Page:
By Kamal Menghrajani
Last month the Food and Drug Administration warned 19 doctors and clinics that counterfeit vials of the chemotherapy drug Avastin had been identified in the U.S. Most of those doctors were in California. Today the Wall Street Journal reports that the FDA is investigating two businessmen from Canada who may be the source of these vials. One of them had admitted to shipping fake Avastin last year, although he says he did not know the vials contained counterfeit drugs. While it is generally illegal for anyone but the manufacturer to import prescription drugs into the U.S., it happens frequently and has proven difficult to police, the Journal reports.
“We’re deeply horrified by this counterfeit [product] being sold by one of my companies,” said Thomas Haughton, a Canadian citizen who runs a network of drug distributors that sell to U.S. doctors. At the same time he said that his business operated legally. “We’re doing everything we can to be sure that this never happens again.”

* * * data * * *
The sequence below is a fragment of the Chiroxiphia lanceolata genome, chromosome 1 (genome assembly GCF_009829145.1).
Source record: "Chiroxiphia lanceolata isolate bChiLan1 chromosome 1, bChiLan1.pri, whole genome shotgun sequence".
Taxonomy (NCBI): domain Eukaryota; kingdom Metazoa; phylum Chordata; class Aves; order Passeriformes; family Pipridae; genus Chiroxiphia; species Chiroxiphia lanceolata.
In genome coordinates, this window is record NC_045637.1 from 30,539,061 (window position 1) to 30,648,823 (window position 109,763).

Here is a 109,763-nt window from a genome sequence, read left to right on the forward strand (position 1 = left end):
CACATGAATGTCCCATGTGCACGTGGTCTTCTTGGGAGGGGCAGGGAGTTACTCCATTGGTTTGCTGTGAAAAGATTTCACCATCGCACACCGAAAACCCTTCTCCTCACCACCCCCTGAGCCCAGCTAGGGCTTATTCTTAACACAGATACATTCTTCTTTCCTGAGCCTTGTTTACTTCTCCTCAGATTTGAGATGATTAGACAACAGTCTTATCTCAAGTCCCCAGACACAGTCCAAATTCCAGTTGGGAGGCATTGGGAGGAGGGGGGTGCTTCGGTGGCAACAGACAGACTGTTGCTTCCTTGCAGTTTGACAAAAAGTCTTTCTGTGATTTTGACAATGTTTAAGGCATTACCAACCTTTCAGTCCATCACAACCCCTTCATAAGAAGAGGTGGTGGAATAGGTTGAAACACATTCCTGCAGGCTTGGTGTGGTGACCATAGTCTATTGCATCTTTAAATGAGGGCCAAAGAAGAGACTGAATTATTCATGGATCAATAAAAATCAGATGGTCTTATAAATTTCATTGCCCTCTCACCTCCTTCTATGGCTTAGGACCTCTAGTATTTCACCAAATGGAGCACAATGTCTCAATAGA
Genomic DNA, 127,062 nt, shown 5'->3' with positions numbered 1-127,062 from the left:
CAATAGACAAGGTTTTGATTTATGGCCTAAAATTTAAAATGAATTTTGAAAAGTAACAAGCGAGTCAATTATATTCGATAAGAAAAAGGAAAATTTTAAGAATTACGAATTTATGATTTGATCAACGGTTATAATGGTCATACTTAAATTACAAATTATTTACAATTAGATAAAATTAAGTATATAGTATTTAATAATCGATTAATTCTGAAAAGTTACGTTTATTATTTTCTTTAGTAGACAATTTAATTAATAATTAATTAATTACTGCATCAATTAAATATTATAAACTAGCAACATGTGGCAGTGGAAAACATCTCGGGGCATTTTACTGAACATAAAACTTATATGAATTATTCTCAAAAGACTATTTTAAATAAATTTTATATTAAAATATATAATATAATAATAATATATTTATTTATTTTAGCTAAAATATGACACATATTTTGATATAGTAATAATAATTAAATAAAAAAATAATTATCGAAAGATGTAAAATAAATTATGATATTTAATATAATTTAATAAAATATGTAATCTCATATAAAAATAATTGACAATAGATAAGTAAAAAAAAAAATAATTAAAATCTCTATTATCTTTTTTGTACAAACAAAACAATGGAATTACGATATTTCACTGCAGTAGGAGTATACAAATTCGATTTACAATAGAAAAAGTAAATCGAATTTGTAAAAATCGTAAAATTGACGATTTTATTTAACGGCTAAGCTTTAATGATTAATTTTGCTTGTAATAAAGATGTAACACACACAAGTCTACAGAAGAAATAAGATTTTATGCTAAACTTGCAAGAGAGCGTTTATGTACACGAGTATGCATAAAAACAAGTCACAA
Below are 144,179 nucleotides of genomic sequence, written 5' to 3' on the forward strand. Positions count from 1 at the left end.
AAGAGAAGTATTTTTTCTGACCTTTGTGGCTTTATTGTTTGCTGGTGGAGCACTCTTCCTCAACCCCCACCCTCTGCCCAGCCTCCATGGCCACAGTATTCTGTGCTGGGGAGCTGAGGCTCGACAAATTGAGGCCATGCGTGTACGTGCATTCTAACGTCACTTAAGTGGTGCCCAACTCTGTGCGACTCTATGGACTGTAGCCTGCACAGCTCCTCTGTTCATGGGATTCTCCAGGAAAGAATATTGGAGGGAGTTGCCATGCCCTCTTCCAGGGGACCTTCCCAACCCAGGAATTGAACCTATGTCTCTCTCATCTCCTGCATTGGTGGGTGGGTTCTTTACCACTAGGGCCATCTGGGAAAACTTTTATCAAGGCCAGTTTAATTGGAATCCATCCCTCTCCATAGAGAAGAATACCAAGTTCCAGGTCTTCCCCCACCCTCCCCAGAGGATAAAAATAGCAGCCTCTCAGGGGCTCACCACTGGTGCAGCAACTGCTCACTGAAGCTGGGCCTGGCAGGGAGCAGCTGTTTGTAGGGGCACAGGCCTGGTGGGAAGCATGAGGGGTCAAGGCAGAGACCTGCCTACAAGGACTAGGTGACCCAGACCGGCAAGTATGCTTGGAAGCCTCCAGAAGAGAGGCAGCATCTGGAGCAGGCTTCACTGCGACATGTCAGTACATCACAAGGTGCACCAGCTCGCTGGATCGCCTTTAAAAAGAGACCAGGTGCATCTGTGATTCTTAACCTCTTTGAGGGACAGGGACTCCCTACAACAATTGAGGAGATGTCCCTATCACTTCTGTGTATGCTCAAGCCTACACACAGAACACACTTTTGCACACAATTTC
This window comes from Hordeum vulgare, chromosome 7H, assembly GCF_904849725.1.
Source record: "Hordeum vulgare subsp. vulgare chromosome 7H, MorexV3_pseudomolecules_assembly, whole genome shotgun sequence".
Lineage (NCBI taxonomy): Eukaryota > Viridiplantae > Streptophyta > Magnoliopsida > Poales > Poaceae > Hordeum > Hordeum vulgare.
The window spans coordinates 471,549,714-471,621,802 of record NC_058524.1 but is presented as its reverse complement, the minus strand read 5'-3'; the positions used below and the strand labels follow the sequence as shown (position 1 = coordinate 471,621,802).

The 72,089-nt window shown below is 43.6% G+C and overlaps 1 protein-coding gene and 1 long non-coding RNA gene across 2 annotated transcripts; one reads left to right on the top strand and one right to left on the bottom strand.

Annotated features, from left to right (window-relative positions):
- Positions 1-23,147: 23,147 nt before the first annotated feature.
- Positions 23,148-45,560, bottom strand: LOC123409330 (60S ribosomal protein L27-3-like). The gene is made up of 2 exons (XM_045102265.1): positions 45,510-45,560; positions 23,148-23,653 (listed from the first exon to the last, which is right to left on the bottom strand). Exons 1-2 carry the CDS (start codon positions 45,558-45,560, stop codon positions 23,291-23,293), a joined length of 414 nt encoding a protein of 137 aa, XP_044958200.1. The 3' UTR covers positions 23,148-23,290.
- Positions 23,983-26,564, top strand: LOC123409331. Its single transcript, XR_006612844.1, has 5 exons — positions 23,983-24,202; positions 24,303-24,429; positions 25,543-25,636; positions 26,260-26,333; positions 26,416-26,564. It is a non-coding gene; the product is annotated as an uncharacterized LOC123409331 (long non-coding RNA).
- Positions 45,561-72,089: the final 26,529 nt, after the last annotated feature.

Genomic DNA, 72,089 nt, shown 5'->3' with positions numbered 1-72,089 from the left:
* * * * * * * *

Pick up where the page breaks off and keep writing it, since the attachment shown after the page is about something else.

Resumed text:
While experts say most U.S. drugs are safe, the probe may raise new concerns about the weakly regulated gray market in foreign drugs aimed at U.S. patients. The importation of foreign drugs by third parties, which takes advantage of the large price differential between the U.S. market and others abroad, is believed to represent a small but growing portion of the $300 billion U.S. prescription pharmaceutical business.